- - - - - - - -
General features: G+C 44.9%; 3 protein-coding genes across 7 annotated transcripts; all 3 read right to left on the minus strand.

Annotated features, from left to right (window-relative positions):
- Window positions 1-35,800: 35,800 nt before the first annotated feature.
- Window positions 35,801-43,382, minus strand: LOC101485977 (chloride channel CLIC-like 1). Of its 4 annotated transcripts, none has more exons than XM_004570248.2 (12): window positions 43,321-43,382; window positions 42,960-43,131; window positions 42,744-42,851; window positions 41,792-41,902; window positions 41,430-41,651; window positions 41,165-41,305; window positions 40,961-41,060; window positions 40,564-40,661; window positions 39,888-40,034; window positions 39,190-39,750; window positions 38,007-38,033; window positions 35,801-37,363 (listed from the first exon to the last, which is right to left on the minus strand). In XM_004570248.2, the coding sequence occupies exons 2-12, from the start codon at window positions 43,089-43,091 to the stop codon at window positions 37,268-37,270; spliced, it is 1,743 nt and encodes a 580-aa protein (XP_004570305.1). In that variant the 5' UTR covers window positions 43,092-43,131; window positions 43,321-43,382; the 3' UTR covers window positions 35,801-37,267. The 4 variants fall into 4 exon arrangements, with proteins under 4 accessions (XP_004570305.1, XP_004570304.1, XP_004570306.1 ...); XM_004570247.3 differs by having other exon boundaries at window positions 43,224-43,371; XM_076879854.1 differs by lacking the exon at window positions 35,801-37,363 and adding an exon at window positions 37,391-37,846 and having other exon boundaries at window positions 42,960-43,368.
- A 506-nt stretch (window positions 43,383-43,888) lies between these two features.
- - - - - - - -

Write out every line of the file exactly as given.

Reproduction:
General features: G+C 44.9%; 3 protein-coding genes across 7 annotated transcripts; all 3 read right to left on the minus strand.

Annotated features, from left to right (window-relative positions):
- Window positions 1-35,800: 35,800 nt before the first annotated feature.
- Window positions 35,801-43,382, minus strand: LOC101485977 (chloride channel CLIC-like 1). Of its 4 annotated transcripts, none has more exons than XM_004570248.2 (12): window positions 43,321-43,382; window positions 42,960-43,131; window positions 42,744-42,851; window positions 41,792-41,902; window positions 41,430-41,651; window positions 41,165-41,305; window positions 40,961-41,060; window positions 40,564-40,661; window positions 39,888-40,034; window positions 39,190-39,750; window positions 38,007-38,033; window positions 35,801-37,363 (listed from the first exon to the last, which is right to left on the minus strand). In XM_004570248.2, the coding sequence occupies exons 2-12, from the start codon at window positions 43,089-43,091 to the stop codon at window positions 37,268-37,270; spliced, it is 1,743 nt and encodes a 580-aa protein (XP_004570305.1). In that variant the 5' UTR covers window positions 43,092-43,131; window positions 43,321-43,382; the 3' UTR covers window positions 35,801-37,267. The 4 variants fall into 4 exon arrangements, with proteins under 4 accessions (XP_004570305.1, XP_004570304.1, XP_004570306.1 ...); XM_004570247.3 differs by having other exon boundaries at window positions 43,224-43,371; XM_076879854.1 differs by lacking the exon at window positions 35,801-37,363 and adding an exon at window positions 37,391-37,846 and having other exon boundaries at window positions 42,960-43,368.
- A 506-nt stretch (window positions 43,383-43,888) lies between these two features.